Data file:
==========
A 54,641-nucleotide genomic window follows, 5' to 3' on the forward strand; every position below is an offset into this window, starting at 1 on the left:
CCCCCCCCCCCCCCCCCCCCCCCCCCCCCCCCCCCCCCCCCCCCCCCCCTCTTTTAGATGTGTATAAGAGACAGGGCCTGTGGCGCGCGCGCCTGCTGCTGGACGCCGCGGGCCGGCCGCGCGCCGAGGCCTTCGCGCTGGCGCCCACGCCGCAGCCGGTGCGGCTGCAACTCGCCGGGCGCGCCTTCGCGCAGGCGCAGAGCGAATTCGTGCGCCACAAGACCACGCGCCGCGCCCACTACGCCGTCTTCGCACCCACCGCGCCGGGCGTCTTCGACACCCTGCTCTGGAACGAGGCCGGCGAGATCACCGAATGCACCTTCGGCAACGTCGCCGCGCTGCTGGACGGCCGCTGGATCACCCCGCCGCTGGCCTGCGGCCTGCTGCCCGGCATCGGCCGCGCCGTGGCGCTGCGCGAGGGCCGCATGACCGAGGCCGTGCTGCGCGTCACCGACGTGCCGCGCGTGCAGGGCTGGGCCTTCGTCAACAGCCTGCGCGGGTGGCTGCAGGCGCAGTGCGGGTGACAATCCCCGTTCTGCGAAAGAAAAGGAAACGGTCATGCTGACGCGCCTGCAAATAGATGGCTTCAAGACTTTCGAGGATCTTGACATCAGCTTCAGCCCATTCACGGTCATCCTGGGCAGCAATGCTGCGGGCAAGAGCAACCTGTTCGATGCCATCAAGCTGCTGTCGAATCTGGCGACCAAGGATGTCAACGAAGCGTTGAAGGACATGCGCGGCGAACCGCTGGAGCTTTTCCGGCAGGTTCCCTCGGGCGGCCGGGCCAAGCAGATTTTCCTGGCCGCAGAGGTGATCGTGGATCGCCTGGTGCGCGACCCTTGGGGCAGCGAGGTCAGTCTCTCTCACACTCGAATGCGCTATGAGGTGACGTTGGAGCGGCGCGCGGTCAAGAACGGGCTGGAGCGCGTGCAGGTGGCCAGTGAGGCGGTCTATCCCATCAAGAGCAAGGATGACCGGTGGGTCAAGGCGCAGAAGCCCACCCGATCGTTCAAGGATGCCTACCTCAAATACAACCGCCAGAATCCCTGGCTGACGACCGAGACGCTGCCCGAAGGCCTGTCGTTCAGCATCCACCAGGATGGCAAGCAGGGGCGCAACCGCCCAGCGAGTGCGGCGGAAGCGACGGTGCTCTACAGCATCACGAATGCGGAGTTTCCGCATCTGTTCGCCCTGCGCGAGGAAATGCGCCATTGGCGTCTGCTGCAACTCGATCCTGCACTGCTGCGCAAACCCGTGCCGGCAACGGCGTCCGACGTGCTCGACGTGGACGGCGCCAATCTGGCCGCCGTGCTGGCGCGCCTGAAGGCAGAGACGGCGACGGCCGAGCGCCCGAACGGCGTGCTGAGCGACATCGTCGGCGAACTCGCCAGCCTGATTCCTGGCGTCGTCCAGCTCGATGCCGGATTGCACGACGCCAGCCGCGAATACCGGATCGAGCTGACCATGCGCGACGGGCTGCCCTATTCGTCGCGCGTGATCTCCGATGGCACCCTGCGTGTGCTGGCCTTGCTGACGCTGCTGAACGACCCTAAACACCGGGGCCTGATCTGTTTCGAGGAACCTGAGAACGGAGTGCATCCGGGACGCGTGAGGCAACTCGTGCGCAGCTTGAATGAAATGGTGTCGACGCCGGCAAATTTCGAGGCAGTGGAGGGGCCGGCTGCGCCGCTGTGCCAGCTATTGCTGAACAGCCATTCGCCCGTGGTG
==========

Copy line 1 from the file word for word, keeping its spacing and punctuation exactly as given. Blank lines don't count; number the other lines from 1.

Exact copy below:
A 54,641-nucleotide genomic window follows, 5' to 3' on the forward strand; every position below is an offset into this window, starting at 1 on the left: